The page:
Factors that act directly or indirectly on the nervous system can cause morphological, chemical, or electrical changes in the nervous system that can lead to neurological effects. Both RF and ELF EMF affect neurological functions and behavior in animals and humans. Two hundred eleven (211) new papers that report on neurological effects of RFR published between 2007 and early 2014 are profiled. Of these, 144 (68%) showed effects and 67 (32%) showed no effects. One hundred five (105) new ELF-EMF papers (including two static field papers) that report on neurologicaleffects of ELF-EMF published between 2007 and early 2014 are profiled. Of these, 95 (90%) show effects and 10 (10%) show no effect. (Lai, 2014 – Section 9) K. Evidence for Cancer (Childhood Leukemia) With overall 42 epidemiological studies published to datel power frequency ELF-EMF is among the most comprehensively studied environmental factors. Except ionizing radiation no other environmental factor has been as firmly established to increase the risk of childhood leukemia.Sufficient evidence exists from epidemiological studies of an increased risk from exposure to EMF (power frequency ELF-EMF magnetic fields)and cannot be attributed to chance, bias or confounding. Therefore, according to the rules of IARC such exposures can be classified as a Group 1 carcinogen (Known Carcinogen).There is no other risk factor identified so far for which such unlikely conditions have been put forward to postpone or deny the necessity to take steps towards exposure reduction. As one step in the direction of precaution, measures should be implemented to guarantee that exposure due to transmission and distribution lines is below an average of about 1 mG. This value is arbitrary at present and only supported by the fact that in many studies this level has been chosen as a reference. (Kundi, 2012 – Section 12) L. Melatonin, Breast Cancer and Alzheimer’s Disease MELATONIN AND BREAST CANCER: Eleven (11) of the 13 published epidemiologic residential and occupational studies are considered to provide (positive) evidence that high ELF magnetic fields (MF) exposure can result in decreased melatonin production. The two negative studies had important deficiencies that may certainly have biased the results. There is sufficient evidence to conclude that long-term relatively high ELF MF exposure can result in a decrease in melatonin production. It has not been determined to what extent personal characteristics, e.g., medications, interact with ELF MF exposure in decreasing melatonin production.
There is sufficient evidence to conclude that long-term relatively high ELF MF exposure can result in a decrease in melatonin production, which may increase risk for breast cancer. It has not been determined to what extent personal characteristics, e.g., medications, interact with ELF MF exposure in decreasing melatonin production. New research indicates that ELF MF exposure, in vitro, can significantly decrease melatonin activity through effects on MT1, an important melatonin receptor. Five longitudinal studies have now been conducted of low melatonin production as a risk factor for breast cancer. There is increasingly strong longitudinal evidence thatlow melatonin production is a risk factor for at least post-menopausal breast cancer.(Davanipour and Sobel, 2012 – Section 13)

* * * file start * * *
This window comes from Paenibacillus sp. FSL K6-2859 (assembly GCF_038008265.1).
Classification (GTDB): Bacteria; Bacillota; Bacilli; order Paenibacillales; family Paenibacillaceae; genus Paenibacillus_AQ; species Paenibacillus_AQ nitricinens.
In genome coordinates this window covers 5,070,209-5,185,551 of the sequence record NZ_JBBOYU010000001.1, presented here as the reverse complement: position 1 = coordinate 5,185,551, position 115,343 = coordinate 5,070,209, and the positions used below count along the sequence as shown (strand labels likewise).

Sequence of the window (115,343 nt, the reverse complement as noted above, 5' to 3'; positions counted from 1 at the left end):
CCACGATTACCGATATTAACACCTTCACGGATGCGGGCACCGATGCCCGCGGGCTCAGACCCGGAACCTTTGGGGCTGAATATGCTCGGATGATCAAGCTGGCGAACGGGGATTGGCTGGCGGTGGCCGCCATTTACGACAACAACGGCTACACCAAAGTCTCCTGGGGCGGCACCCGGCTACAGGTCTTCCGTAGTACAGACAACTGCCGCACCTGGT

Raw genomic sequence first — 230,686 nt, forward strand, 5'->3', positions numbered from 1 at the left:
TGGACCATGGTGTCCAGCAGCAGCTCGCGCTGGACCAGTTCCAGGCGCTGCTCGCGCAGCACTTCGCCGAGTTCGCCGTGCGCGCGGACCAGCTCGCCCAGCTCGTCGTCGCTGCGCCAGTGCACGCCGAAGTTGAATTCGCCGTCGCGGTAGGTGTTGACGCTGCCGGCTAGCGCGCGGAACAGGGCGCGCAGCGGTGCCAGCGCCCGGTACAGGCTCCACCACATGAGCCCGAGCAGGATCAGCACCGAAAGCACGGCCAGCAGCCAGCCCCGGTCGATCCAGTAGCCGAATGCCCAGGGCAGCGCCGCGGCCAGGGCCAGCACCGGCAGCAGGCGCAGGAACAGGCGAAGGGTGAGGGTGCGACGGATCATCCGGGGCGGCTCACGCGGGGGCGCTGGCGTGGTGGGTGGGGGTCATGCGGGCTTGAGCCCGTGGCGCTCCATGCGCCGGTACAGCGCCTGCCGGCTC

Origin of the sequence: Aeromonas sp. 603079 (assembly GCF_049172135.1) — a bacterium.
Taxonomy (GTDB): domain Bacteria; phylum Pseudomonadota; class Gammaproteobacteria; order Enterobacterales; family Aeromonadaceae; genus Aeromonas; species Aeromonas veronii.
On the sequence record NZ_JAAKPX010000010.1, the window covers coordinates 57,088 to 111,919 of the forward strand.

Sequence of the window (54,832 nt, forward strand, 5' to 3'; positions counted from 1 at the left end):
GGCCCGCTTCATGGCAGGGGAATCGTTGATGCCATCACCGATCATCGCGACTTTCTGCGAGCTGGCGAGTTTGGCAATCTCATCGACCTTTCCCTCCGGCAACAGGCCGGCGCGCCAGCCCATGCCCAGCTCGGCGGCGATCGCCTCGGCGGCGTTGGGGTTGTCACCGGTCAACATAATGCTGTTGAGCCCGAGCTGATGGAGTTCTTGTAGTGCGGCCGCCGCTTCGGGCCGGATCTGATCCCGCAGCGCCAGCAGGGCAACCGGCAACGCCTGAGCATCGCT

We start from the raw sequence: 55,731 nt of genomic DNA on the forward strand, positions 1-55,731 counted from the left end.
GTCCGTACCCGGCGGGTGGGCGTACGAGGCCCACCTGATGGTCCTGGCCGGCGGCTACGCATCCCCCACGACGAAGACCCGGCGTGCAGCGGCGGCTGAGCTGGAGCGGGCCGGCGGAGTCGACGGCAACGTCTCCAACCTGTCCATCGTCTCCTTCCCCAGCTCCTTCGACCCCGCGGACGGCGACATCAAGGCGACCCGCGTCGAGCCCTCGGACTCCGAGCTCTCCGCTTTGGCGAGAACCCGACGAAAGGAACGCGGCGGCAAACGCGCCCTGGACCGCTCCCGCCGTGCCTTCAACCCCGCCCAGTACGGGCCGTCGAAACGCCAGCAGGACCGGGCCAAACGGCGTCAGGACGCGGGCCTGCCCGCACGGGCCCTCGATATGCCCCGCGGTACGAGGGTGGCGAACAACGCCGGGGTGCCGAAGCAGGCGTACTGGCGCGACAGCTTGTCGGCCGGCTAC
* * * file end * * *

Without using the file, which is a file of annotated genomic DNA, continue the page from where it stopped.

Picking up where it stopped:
ALZHEIMER’S DISEASE: There is now evidence that a) high levels of peripheral amyloid beta are a risk factor for AD, and b) medium to high ELF MF exposure can increase peripheral amyloid beta. High brainlevels of amyloid beta are also a risk factor for AD and medium to high ELF MF exposure to brain cells likely also increases these cells’ production of amyloid beta. There is considerable in vitro and animal evidence that melatonin protects against AD. Therefore it is certainly possible that low levels of melatonin production are associated with an increase in the risk of AD. There is strong epidemiologic evidence that exposure to ELF MF is a risk factor for AD. There are now twelve (12) studies of ELF MF exposure and AD or dementia. Nine (9) of these studies are considered positive and three (3) are considered negative. The three negative studies have serious deficiencies in ELF MF exposure classification that results in subjects with rather low exposure being considered as having significant exposure. There are insufficient studies to formulate an opinion as to whether radiofrequency MF exposure is a risk or protective factor for AD. There is now evidence that (i) high levels of peripheral amyloid beta are a risk factor for AD and (ii) medium to high ELF MF exposure can increase peripheral amyloid beta. High brain levels of amyloid beta are also a risk factor for AD and medium to high ELF MF exposure to brain cells likely also increases these cells’ production of amyloid beta. There is considerable in vitro and animal evidence that melatonin protects against AD. Therefore it is certainly possible that low levels of melatonin production are associated with an increase in the risk of AD. (Davanipour and Sobel, 2012 – Section 13)